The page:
The Osborne hotel is set in the centre of an elegant Regency style crescent that was built in 1848. Commissioned by Sir Lawrence Palk, the handsome Grade II listed building, now known as Hesketh Crescent, took two years to construct and created 15 private terraced houses overlooking the stunning sea views of Meadfoot Beach in Torquay.
The construction of the opulent 4-storey homes, designed by the Harvey brothers, was triggered by the expansion of the railway, which was predicted to bring an influx of visitors and tourists to the area. Indeed many people were attracted to the stunning location not just because of its accessibility but because of the mildness of its winters, the health-giving properties of the air and the unspoilt beauty of the scenery. The Crescent was leased to the architects from the outset, paying £1,000 for each house leased for 99 years and £6 per annum ground rent.
The rich and famous came to live at Hesketh Crescent because of its growing reputation as ‘the Rivera of England’ – it was a relaxing spa town and a suitable place to convalesce. Charles Darwin lived at number 2 when he began writing his famous book on evolutionary theory ‘On the Origin of Species’ and engineer Isambard Kingdom Brunel spent his summers holidaying there. Philanthropist Angela Burdett-Coutts rented 1 Hesketh Crescent for twenty years and William Kitson, known as ‘the maker of Torquay’ worked tirelessly to transform the area into what the Western Morning News described as the “most opulent, the handsomest, and the most fashionable watering place in the British Isles”.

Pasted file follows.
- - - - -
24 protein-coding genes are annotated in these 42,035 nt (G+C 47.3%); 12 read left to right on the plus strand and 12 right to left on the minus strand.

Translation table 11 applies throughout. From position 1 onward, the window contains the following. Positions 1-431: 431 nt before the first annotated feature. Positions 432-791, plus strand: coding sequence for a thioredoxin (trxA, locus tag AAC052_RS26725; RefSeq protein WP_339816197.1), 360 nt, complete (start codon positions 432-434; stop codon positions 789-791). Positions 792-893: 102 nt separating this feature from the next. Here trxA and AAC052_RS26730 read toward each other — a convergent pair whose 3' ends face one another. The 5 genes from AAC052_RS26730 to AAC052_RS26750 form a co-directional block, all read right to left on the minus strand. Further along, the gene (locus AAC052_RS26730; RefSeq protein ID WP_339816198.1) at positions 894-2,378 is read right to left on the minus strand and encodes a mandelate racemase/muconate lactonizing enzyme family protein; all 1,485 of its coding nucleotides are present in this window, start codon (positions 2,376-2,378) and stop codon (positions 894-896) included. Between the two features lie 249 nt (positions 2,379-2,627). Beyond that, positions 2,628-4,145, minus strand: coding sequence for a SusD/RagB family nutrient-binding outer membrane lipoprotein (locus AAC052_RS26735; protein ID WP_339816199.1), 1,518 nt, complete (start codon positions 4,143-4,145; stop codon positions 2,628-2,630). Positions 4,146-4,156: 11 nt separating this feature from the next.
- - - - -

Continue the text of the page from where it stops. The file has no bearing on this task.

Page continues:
Hesketh Crescent’s central house, situated at number 8, became the Osborne hotel in 1853. Later the hotel was expanded to occupy the five houses it consists of today and by the late 1920s the building had incorporated electric lighting, gas fires and lifts to all floors. Guests enjoyed tennis lawns and secluded sea bathing and by 1958 rooms with private bathrooms and toilets became available too. Today the Osborne is a 32-bedroom hotel that allows visitors to experience the spectacular views and historic beauty of South Devon in opulent surroundings.
The Crescent has since been converted into a number of luxury timeshare apartments alongside the classically-styled hotel. The stately building and the trees that surround it fall under a Grade II listed preservation order to ensure the spa resort retains its historic character and beautiful design.